What a week of wind this has been.  It is still cool and wet, not at all the warm weather I, and my seeds, have been hoping for.  Is this the reason the majority of my seeds have not sprouted yet?  It isn’t snowy, like the picture above, but it for sure isn’t a warm Spring.

I did see a wonderful surprise today.  The summer squash I planted last week is starting to come up.  This bed is against the house on the south side.  I’m wondering if this has something to do with these seeds sprouting and not the others.  The other beds are a bit away from the house and on the north side, though in a sunny location.  The one against the house has the added advantage of heat from the house warming it.  Well, I say advantage, but that isn’t so in a hot summer when it bakes the plants.


I am delighted to see my blackberry bush is still going strong …


as is the blueberry bush ….


My second, and newer, blackberry bush has yet to leaf out.  I’m thinking the cool weather has something to do with it.  It is still alive, so I am holding out hope.

Here are the four tomato plants I planted a few weeks ago.  The first two are ones I did not take the fruit or blooms off of.  They are looking a bit wimpy.



The second pair are looking a lot better.  They haven’t grown much, but have perked up.


The flowers seem to be doing well in the planters and in the bed.



Week 5 of the 5×5 Garden Challenge is now underway.  Here is the update on the bed I’m using for the 5 x 5 challenge –

The wind has taken its toll on the onions tops.  They are laying every which way instead of straight up.


There seems to be a Bermuda Triangle of sorts in the bed.  Whatever gets planted in this spot disappears – bean plants, tomato plant, onions … not sure why, but it just goes away.


I also planted seeds here … again.  There used to be a zucchini transplant here … it disappeared.  I put in a second one.  It disappeared.  Third time is a charm, right?  I hope so.  We’ll see if summer squash have a better track record.DSCN7771

The 5 x 5 Garden Challenge started a few weeks ago.  The main goal of this challenge, according to Chiot’s Run blog, is to learn and encourage gardeners, especially new gardeners.  Please join us in the challenge and see how much you can do in a small space.

Round 5x5 logo
May 012013
Round 5x5 logo
The 5 x 5 Garden Challenge started a few weeks ago.  The main goal of this challenge, according to Chiot’s Run blog, is to learn and encourage gardeners, especially new gardeners.  Please join us in the challenge and see how much you can do in a small space.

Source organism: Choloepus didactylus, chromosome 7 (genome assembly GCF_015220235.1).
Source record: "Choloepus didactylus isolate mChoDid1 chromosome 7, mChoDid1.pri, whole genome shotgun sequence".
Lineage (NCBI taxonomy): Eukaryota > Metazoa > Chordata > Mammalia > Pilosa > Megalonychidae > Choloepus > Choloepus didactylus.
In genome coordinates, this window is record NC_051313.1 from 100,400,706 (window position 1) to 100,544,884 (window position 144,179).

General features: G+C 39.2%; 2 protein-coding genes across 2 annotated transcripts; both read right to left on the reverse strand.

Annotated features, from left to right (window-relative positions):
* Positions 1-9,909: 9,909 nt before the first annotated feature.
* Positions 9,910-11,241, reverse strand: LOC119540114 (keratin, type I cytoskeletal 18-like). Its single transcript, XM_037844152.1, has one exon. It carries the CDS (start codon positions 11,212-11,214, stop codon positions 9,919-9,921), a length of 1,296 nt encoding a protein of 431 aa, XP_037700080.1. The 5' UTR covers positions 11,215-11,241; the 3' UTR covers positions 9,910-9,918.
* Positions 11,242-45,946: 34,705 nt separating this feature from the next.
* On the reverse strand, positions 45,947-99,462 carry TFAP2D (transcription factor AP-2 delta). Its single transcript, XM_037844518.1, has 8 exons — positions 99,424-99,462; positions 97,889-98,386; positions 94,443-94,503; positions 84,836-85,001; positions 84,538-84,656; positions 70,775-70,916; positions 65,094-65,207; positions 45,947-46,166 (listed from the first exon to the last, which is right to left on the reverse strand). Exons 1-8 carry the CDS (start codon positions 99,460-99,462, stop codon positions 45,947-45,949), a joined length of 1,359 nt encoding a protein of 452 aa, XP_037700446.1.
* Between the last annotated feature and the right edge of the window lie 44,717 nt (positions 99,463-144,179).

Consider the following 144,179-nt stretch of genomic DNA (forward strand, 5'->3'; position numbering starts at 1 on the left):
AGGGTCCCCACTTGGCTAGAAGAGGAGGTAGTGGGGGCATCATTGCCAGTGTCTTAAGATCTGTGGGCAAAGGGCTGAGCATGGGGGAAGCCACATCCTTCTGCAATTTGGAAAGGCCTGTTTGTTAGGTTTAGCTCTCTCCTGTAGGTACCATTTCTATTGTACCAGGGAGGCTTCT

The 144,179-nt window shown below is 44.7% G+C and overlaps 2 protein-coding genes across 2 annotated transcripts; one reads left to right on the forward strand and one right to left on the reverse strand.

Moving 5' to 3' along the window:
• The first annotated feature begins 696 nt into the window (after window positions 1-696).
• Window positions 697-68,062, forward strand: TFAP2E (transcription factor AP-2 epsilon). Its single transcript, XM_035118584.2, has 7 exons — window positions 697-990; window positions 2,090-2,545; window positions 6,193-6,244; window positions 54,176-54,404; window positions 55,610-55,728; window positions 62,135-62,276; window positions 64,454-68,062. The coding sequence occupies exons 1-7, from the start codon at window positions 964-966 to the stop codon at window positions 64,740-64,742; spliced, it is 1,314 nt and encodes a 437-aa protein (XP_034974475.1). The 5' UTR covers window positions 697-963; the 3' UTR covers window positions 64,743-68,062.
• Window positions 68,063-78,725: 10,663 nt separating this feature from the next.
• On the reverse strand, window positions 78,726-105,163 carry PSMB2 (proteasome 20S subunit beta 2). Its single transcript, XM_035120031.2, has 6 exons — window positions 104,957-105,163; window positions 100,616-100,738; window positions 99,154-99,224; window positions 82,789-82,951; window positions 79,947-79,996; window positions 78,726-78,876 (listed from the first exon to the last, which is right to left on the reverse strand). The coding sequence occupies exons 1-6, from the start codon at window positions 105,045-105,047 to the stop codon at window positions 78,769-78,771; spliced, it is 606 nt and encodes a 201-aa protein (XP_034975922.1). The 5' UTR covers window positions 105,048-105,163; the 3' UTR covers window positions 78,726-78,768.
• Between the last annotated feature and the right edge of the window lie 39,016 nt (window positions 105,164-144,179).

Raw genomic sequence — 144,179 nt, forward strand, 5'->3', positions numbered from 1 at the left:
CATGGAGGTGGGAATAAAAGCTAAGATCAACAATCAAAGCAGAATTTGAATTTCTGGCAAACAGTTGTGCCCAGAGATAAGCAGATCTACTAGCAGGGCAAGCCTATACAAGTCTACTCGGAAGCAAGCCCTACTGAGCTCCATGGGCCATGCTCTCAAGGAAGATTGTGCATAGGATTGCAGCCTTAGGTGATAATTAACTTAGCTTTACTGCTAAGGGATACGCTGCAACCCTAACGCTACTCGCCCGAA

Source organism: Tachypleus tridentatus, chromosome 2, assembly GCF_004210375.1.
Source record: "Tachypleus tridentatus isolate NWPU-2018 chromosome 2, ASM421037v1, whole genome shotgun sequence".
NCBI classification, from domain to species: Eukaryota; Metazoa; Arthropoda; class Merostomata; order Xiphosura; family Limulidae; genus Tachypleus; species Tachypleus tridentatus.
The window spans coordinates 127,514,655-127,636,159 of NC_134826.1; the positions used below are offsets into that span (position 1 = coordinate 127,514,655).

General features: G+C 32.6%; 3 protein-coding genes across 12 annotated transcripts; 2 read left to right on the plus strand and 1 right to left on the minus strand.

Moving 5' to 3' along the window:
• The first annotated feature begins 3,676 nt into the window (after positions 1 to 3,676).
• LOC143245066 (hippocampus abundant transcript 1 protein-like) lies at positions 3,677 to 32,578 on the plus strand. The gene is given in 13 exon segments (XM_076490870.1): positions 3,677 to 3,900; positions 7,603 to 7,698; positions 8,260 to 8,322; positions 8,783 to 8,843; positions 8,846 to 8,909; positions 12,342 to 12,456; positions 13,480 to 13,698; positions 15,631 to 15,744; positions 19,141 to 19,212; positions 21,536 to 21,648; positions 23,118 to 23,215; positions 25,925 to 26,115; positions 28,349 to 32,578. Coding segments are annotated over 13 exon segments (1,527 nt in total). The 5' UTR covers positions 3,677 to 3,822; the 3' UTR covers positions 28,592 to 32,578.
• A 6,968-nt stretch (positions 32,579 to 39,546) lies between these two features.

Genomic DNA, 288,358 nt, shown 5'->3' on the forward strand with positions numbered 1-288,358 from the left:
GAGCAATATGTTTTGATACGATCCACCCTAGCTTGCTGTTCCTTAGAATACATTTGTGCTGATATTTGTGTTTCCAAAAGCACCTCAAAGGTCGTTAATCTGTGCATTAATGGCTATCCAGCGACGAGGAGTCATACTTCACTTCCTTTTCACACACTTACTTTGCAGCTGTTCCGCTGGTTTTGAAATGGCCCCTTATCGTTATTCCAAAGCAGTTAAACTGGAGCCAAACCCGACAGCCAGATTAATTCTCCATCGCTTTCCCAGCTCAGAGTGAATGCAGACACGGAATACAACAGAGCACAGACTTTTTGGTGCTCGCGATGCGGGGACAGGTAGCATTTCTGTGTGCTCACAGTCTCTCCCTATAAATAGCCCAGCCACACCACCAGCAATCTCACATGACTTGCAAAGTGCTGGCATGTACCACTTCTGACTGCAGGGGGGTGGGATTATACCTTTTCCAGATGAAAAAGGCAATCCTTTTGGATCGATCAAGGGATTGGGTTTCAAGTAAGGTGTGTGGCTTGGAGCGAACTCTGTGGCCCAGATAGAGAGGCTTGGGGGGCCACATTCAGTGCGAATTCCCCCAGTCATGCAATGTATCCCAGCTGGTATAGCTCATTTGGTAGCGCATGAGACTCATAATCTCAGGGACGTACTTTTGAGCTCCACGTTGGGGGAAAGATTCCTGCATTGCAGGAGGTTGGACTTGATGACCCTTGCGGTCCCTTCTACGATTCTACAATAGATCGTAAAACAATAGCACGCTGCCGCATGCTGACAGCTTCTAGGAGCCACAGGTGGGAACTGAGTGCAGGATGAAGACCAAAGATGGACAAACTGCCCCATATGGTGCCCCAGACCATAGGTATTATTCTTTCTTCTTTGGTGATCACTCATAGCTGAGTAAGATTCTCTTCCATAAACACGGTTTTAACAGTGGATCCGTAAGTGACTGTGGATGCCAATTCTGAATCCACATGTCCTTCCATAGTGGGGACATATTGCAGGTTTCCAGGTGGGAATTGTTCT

I decided that if I actually want to plant this bed to the best of its abilities, then I should have a plan.  This past weekend found me with a piece of paper, ruler, pencil, and my copy of Square Foot Garden.  After a few re-dos I think I have a plan.  We’ll see how things actually turn out once I’m putting them in.
The green onions are looking great.  Here is what they looked like last week:
green onions in raised bed 3
And this week:
Garden Update
I have to admit that I am already experiencing some garden envy.  My friend has had a great garden these past few years, while mine has been, well, let’s say there was a lot to be desired.  Two years ago I barely got anything in.  the tomatoes I did get planted grew lots of leaves but produced  nothing edible.  Same for last year.  I realized my beds were way too shallow, and I had used landscape fabric as a barrier.  Not the best growing medium for tomatoes.  This year, they are in the taller bed and the “barrier” is newspaper, which their roots should be able to do through if needed.  Same results and changes for the peppers.  Anyway, this friend is able to not only have a small garden in her back yard, but also three separate plots in the country.  Three different people have offered her space in their large country gardens.  I am happy for her, but wish someone would offer me space.  Then I realize that I would rather spend my time in other ways and am happy no one has offered me space in their country gardens.  It also challenges me to use the space we have and be creative.  Containers on the deck, raised beds in the yard, making flower beds serve a dual purpose, and growing cucumbers from hanging containers are just a few of the ways I’m doing this.